The effect of leaving your government job without being eligible for prompt annuity payout will leave you with two choices: leaving the contributions you put in savings, your take the refund when you go.
If you want to leave your contributions in your already-established retirement fund, you must first find out if a deferred annuity is something you are eligible for. After leaving your job, you must be at least age 62 and have five years of government service. Any less than that, and it’s not really enough money to leave in, and would probably be the smart move to take it out.
This could always be paid, if you desired, should you return to government work in the future, but there will be a required interest added to the amount if you’re looking to make up the funds to match the time you missed.
That is why, regardless of the size of the annuity, it might be the smart move to leave the funds alone if you qualify for retirement deferment. The money is this fund will continue to pay out for the rest of your life, back by a governmental credit line. That is a smart investment when you look at it that way.
But perhaps, upon leaving your job, you need money immediately, and taking the refund is the way you want to go. There are many complicated steps you’ll have to take to secure it. First, you need to fill out the paperwork. Then you’ll have to send it to OPM. The OPM then will have to notify your current or former spouse and inform them that you are requesting your refund. That is because you would not be allowed to receive those funds should the money end any right that person has to your future benefits.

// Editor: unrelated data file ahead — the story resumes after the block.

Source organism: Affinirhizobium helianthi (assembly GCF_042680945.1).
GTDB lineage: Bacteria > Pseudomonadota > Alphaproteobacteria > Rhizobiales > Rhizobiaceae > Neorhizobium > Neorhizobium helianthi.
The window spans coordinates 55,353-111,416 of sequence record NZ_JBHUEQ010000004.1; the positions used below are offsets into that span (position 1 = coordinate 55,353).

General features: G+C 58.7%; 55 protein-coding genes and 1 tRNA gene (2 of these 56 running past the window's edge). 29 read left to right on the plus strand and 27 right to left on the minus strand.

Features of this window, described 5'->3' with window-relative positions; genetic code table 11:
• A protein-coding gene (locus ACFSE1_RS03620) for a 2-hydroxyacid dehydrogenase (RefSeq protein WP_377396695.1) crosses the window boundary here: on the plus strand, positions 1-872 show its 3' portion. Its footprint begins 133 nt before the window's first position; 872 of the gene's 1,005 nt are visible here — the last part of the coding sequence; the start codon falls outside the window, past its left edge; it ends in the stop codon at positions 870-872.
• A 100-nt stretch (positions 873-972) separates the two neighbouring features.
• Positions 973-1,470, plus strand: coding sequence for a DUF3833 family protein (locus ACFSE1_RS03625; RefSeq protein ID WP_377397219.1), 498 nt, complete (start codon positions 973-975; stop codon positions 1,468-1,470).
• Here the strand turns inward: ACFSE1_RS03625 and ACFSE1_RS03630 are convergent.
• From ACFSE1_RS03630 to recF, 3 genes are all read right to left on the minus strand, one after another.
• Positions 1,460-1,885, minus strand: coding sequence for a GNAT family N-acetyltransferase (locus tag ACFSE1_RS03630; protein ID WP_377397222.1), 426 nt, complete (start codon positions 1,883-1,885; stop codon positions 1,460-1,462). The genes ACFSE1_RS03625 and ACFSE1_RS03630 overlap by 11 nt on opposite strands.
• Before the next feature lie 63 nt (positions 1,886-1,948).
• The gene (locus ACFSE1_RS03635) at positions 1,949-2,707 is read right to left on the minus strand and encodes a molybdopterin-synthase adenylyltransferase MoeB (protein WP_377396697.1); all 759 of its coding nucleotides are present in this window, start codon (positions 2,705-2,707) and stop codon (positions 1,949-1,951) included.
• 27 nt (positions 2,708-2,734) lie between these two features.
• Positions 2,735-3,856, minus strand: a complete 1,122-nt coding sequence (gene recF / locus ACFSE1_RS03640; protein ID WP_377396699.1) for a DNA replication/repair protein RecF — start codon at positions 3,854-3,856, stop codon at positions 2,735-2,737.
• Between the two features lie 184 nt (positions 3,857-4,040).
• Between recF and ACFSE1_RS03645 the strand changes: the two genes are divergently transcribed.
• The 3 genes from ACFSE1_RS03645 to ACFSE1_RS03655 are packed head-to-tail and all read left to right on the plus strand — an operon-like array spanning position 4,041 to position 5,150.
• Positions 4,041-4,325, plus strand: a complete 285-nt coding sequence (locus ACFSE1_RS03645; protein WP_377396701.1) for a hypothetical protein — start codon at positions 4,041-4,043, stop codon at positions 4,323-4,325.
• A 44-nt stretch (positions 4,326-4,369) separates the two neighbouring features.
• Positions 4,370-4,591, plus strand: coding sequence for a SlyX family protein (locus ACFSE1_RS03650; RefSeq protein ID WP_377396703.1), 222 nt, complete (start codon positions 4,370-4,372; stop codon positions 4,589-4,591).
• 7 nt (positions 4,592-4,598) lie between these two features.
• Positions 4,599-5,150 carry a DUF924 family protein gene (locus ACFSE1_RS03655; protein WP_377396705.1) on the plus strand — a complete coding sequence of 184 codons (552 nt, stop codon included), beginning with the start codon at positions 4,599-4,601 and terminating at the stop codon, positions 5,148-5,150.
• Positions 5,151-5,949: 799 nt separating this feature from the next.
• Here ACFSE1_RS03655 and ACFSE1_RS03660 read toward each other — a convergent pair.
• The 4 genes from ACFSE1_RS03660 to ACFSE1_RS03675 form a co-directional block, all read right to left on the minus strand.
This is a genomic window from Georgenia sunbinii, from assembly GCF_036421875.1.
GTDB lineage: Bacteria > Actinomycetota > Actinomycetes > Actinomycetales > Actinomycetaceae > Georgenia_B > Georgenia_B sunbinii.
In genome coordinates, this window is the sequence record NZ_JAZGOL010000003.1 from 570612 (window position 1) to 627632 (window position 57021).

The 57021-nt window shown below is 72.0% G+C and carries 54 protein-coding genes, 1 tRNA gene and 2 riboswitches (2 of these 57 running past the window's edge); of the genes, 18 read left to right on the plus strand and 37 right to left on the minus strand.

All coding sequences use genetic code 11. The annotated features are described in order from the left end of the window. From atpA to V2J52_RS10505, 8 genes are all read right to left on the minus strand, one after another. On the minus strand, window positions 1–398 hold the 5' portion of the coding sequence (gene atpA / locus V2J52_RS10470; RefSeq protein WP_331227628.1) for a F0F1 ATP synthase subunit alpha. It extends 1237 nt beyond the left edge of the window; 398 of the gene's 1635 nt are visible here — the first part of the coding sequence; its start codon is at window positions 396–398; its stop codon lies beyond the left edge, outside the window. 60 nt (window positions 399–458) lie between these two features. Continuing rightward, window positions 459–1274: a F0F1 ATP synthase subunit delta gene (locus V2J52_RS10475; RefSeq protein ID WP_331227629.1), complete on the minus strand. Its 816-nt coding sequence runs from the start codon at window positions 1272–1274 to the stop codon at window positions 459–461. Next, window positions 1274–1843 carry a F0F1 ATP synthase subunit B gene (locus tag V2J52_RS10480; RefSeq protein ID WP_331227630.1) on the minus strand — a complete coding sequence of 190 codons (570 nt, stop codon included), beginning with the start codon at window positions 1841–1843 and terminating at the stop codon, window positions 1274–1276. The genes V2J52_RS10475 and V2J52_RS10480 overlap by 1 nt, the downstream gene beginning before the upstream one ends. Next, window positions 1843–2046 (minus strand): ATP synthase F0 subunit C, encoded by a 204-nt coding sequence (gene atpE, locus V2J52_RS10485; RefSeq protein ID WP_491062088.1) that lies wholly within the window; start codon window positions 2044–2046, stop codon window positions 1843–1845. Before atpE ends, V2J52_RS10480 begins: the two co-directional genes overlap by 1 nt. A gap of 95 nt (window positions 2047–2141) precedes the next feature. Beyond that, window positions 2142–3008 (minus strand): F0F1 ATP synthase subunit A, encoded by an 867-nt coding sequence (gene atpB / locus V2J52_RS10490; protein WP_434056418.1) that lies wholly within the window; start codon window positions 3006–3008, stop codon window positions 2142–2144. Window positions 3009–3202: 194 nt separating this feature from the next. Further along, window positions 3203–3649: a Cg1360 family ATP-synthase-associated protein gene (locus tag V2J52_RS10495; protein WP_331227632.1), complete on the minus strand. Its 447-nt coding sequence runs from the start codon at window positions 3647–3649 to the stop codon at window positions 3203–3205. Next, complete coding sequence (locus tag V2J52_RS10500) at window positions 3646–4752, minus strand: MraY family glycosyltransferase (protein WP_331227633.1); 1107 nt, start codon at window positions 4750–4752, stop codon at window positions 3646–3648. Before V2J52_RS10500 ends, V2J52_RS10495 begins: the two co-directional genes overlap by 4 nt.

The interest rate on paying those funds back is 3 percent, which is annually compounded from your last date of employment. This is only for parting employees who had put in less than five years time. More than five years, and you are not required to pay those rates.
Adversely, interest would be paid on contributions to FERS, based on the market rate for all service of over a year. The month before OPM pays out to you, that amount too is annually compounded.
If you’re enrolled in the FEHB or FEGLI programs, you have only thirty-one days before your coverage ends. This coverage can be put towards another insurance policy. Persons using FEHB can also get their coverage extended with the Temporary Continuation provision, giving yourself extra time to find a new policy. The downside being that the government will not be matching premiums, which will have to be paid by you in full. FLTCIP insurance is the same, with premiums your responsibility.